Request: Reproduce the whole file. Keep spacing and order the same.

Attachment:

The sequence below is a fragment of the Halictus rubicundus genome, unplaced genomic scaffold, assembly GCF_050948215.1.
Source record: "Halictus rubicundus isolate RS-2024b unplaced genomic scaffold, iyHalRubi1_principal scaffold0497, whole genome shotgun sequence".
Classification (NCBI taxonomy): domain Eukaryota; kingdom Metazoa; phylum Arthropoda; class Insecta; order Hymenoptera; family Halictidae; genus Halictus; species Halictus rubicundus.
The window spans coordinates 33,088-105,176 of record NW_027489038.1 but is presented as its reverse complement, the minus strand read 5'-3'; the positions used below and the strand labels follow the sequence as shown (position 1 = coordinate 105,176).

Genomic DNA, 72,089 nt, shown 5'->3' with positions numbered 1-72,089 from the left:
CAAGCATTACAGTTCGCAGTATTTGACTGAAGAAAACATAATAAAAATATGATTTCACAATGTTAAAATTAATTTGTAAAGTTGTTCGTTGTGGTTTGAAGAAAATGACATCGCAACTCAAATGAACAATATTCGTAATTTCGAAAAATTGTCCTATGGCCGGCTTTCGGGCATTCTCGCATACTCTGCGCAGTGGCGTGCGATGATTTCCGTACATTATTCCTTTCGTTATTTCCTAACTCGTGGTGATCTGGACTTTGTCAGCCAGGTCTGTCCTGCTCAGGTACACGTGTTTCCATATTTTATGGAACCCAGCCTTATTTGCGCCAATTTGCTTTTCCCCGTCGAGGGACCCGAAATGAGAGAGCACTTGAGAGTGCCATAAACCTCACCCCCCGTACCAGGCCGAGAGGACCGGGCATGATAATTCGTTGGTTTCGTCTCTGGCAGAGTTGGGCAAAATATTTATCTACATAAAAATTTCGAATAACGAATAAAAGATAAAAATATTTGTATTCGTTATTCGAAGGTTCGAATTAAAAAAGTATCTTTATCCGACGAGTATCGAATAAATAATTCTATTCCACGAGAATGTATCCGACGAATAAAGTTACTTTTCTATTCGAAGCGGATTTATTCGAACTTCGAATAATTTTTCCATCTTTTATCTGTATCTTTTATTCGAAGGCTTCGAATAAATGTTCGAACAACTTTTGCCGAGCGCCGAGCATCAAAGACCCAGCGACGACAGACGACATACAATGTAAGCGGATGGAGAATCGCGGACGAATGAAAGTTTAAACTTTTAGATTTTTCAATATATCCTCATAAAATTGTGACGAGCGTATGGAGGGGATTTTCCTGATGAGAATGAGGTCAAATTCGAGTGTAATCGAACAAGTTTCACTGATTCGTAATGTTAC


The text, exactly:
The sequence below is a fragment of the Halictus rubicundus genome, unplaced genomic scaffold, assembly GCF_050948215.1.
Source record: "Halictus rubicundus isolate RS-2024b unplaced genomic scaffold, iyHalRubi1_principal scaffold0497, whole genome shotgun sequence".
Classification (NCBI taxonomy): domain Eukaryota; kingdom Metazoa; phylum Arthropoda; class Insecta; order Hymenoptera; family Halictidae; genus Halictus; species Halictus rubicundus.
The window spans coordinates 33,088-105,176 of record NW_027489038.1 but is presented as its reverse complement, the minus strand read 5'-3'; the positions used below and the strand labels follow the sequence as shown (position 1 = coordinate 105,176).

Genomic DNA, 72,089 nt, shown 5'->3' with positions numbered 1-72,089 from the left:
CAAGCATTACAGTTCGCAGTATTTGACTGAAGAAAACATAATAAAAATATGATTTCACAATGTTAAAATTAATTTGTAAAGTTGTTCGTTGTGGTTTGAAGAAAATGACATCGCAACTCAAATGAACAATATTCGTAATTTCGAAAAATTGTCCTATGGCCGGCTTTCGGGCATTCTCGCATACTCTGCGCAGTGGCGTGCGATGATTTCCGTACATTATTCCTTTCGTTATTTCCTAACTCGTGGTGATCTGGACTTTGTCAGCCAGGTCTGTCCTGCTCAGGTACACGTGTTTCCATATTTTATGGAACCCAGCCTTATTTGCGCCAATTTGCTTTTCCCCGTCGAGGGACCCGAAATGAGAGAGCACTTGAGAGTGCCATAAACCTCACCCCCCGTACCAGGCCGAGAGGACCGGGCATGATAATTCGTTGGTTTCGTCTCTGGCAGAGTTGGGCAAAATATTTATCTACATAAAAATTTCGAATAACGAATAAAAGATAAAAATATTTGTATTCGTTATTCGAAGGTTCGAATTAAAAAAGTATCTTTATCCGACGAGTATCGAATAAATAATTCTATTCCACGAGAATGTATCCGACGAATAAAGTTACTTTTCTATTCGAAGCGGATTTATTCGAACTTCGAATAATTTTTCCATCTTTTATCTGTATCTTTTATTCGAAGGCTTCGAATAAATGTTCGAACAACTTTTGCCGAGCGCCGAGCATCAAAGACCCAGCGACGACAGACGACATACAATGTAAGCGGATGGAGAATCGCGGACGAATGAAAGTTTAAACTTTTAGATTTTTCAATATATCCTCATAAAATTGTGACGAGCGTATGGAGGGGATTTTCCTGATGAGAATGAGGTCAAATTCGAGTGTAATCGAACAAGTTTCACTGATTCGTAATGTTAC